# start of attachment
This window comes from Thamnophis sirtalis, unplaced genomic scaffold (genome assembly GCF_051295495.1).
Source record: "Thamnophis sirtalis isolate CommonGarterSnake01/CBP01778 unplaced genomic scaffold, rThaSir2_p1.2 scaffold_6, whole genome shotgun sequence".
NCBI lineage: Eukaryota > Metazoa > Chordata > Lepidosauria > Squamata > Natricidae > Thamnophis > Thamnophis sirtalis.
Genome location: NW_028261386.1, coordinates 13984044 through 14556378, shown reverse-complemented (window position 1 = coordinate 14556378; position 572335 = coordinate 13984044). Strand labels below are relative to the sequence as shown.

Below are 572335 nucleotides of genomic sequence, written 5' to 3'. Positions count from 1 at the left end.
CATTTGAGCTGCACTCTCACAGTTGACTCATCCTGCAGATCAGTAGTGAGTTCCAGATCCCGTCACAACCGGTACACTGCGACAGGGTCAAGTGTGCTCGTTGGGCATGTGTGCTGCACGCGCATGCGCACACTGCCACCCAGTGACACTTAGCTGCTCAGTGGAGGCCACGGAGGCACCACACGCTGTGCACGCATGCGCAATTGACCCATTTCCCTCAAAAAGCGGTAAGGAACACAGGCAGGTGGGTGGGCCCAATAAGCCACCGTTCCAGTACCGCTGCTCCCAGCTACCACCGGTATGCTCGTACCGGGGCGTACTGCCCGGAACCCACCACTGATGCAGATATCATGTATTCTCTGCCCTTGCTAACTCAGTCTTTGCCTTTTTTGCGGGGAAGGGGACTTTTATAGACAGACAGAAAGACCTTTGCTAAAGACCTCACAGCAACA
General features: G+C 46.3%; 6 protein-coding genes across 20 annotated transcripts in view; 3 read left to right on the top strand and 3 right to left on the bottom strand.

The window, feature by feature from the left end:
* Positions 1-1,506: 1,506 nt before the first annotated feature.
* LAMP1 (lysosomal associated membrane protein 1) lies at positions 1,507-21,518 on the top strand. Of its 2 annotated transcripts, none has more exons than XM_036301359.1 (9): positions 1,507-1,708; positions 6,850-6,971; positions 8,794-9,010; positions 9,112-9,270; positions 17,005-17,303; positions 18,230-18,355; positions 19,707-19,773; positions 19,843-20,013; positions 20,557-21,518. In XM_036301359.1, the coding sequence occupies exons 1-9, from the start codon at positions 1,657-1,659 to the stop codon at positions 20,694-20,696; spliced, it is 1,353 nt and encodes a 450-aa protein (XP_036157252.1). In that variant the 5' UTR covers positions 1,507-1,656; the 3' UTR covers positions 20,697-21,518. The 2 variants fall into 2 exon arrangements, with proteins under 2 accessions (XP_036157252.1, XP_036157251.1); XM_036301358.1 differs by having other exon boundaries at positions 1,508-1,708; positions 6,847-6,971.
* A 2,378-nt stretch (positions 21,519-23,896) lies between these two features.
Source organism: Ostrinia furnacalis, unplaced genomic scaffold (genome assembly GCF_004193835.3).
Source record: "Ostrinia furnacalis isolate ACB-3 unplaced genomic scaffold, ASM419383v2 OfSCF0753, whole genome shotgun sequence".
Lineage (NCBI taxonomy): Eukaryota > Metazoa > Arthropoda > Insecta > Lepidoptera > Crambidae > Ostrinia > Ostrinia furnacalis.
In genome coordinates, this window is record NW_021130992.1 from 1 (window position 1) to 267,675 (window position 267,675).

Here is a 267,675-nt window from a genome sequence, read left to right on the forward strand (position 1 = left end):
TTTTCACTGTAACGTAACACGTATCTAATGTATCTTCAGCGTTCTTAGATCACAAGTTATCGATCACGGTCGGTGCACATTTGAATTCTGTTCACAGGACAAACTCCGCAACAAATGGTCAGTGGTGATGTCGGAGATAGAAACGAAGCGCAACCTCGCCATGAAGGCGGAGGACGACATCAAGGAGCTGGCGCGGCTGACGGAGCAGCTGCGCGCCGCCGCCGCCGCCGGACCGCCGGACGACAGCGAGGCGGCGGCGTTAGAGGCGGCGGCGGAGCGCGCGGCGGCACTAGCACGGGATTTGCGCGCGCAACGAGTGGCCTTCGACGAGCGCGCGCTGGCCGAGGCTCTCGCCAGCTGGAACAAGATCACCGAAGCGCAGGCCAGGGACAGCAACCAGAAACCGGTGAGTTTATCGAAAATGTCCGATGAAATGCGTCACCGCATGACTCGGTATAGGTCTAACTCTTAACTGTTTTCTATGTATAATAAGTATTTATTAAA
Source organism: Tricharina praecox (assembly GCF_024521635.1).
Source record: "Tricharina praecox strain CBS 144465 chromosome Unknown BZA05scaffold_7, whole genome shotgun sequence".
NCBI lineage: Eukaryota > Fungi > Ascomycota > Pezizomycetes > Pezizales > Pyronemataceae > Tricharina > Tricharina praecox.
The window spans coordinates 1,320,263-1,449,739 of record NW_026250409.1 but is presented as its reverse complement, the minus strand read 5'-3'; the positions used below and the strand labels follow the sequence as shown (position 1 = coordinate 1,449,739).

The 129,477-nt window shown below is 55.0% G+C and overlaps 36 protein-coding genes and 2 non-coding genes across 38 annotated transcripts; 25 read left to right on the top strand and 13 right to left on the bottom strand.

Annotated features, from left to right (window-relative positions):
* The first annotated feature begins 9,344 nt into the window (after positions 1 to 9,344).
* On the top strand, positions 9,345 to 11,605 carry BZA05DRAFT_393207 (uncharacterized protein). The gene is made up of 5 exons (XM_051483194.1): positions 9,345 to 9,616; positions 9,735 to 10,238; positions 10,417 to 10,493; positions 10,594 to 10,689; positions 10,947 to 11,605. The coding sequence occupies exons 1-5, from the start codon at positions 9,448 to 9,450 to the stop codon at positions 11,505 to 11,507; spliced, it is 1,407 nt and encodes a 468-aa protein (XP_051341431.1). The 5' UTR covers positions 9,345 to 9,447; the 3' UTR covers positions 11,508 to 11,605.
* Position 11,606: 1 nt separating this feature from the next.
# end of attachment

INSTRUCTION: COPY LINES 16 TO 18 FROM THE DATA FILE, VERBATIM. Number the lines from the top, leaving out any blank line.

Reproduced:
Here is a 267,675-nt window from a genome sequence, read left to right on the forward strand (position 1 = left end):
TTTTCACTGTAACGTAACACGTATCTAATGTATCTTCAGCGTTCTTAGATCACAAGTTATCGATCACGGTCGGTGCACATTTGAATTCTGTTCACAGGACAAACTCCGCAACAAATGGTCAGTGGTGATGTCGGAGATAGAAACGAAGCGCAACCTCGCCATGAAGGCGGAGGACGACATCAAGGAGCTGGCGCGGCTGACGGAGCAGCTGCGCGCCGCCGCCGCCGCCGGACCGCCGGACGACAGCGAGGCGGCGGCGTTAGAGGCGGCGGCGGAGCGCGCGGCGGCACTAGCACGGGATTTGCGCGCGCAACGAGTGGCCTTCGACGAGCGCGCGCTGGCCGAGGCTCTCGCCAGCTGGAACAAGATCACCGAAGCGCAGGCCAGGGACAGCAACCAGAAACCGGTGAGTTTATCGAAAATGTCCGATGAAATGCGTCACCGCATGACTCGGTATAGGTCTAACTCTTAACTGTTTTCTATGTATAATAAGTATTTATTAAA
Source organism: Tricharina praecox (assembly GCF_024521635.1).